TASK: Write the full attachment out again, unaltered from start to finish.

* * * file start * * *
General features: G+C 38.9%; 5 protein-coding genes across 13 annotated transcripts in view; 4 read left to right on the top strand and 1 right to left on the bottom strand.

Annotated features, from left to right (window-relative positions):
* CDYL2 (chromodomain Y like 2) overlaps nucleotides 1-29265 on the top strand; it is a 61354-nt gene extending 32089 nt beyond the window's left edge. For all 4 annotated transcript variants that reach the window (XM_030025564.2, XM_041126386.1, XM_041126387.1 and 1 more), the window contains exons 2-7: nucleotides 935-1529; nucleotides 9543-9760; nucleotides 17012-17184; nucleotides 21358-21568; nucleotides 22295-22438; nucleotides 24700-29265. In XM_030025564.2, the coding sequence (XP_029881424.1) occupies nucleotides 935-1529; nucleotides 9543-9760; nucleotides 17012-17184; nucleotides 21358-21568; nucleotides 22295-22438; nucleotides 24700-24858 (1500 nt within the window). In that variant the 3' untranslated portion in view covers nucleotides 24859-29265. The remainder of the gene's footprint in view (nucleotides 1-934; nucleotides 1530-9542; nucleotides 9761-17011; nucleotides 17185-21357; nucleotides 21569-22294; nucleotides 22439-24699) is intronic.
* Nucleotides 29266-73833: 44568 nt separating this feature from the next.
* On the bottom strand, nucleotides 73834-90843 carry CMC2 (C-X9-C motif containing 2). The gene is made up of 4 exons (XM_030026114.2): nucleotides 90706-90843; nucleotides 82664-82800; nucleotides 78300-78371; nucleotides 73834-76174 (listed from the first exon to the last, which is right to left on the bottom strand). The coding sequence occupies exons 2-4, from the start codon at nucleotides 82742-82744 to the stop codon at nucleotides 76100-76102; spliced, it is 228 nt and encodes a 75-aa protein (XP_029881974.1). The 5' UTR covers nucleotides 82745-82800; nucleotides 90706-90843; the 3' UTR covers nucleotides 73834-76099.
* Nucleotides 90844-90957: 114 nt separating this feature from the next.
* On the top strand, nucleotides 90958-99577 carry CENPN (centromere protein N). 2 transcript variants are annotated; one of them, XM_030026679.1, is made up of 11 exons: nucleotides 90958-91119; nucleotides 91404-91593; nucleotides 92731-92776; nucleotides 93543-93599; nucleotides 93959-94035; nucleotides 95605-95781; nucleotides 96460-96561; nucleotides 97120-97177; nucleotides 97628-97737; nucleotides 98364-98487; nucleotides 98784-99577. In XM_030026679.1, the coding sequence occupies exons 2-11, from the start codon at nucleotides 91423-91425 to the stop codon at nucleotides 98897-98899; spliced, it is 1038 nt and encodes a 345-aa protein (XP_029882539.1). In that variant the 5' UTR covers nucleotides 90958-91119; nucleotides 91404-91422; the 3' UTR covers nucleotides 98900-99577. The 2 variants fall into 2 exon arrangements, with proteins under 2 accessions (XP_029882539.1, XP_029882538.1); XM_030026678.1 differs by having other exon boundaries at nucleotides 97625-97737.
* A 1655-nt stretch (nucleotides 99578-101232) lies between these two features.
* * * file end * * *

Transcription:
General features: G+C 38.9%; 5 protein-coding genes across 13 annotated transcripts in view; 4 read left to right on the top strand and 1 right to left on the bottom strand.

Annotated features, from left to right (window-relative positions):
* CDYL2 (chromodomain Y like 2) overlaps nucleotides 1-29265 on the top strand; it is a 61354-nt gene extending 32089 nt beyond the window's left edge. For all 4 annotated transcript variants that reach the window (XM_030025564.2, XM_041126386.1, XM_041126387.1 and 1 more), the window contains exons 2-7: nucleotides 935-1529; nucleotides 9543-9760; nucleotides 17012-17184; nucleotides 21358-21568; nucleotides 22295-22438; nucleotides 24700-29265. In XM_030025564.2, the coding sequence (XP_029881424.1) occupies nucleotides 935-1529; nucleotides 9543-9760; nucleotides 17012-17184; nucleotides 21358-21568; nucleotides 22295-22438; nucleotides 24700-24858 (1500 nt within the window). In that variant the 3' untranslated portion in view covers nucleotides 24859-29265. The remainder of the gene's footprint in view (nucleotides 1-934; nucleotides 1530-9542; nucleotides 9761-17011; nucleotides 17185-21357; nucleotides 21569-22294; nucleotides 22439-24699) is intronic.
* Nucleotides 29266-73833: 44568 nt separating this feature from the next.
* On the bottom strand, nucleotides 73834-90843 carry CMC2 (C-X9-C motif containing 2). The gene is made up of 4 exons (XM_030026114.2): nucleotides 90706-90843; nucleotides 82664-82800; nucleotides 78300-78371; nucleotides 73834-76174 (listed from the first exon to the last, which is right to left on the bottom strand). The coding sequence occupies exons 2-4, from the start codon at nucleotides 82742-82744 to the stop codon at nucleotides 76100-76102; spliced, it is 228 nt and encodes a 75-aa protein (XP_029881974.1). The 5' UTR covers nucleotides 82745-82800; nucleotides 90706-90843; the 3' UTR covers nucleotides 73834-76099.
* Nucleotides 90844-90957: 114 nt separating this feature from the next.
* On the top strand, nucleotides 90958-99577 carry CENPN (centromere protein N). 2 transcript variants are annotated; one of them, XM_030026679.1, is made up of 11 exons: nucleotides 90958-91119; nucleotides 91404-91593; nucleotides 92731-92776; nucleotides 93543-93599; nucleotides 93959-94035; nucleotides 95605-95781; nucleotides 96460-96561; nucleotides 97120-97177; nucleotides 97628-97737; nucleotides 98364-98487; nucleotides 98784-99577. In XM_030026679.1, the coding sequence occupies exons 2-11, from the start codon at nucleotides 91423-91425 to the stop codon at nucleotides 98897-98899; spliced, it is 1038 nt and encodes a 345-aa protein (XP_029882539.1). In that variant the 5' UTR covers nucleotides 90958-91119; nucleotides 91404-91422; the 3' UTR covers nucleotides 98900-99577. The 2 variants fall into 2 exon arrangements, with proteins under 2 accessions (XP_029882539.1, XP_029882538.1); XM_030026678.1 differs by having other exon boundaries at nucleotides 97625-97737.
* A 1655-nt stretch (nucleotides 99578-101232) lies between these two features.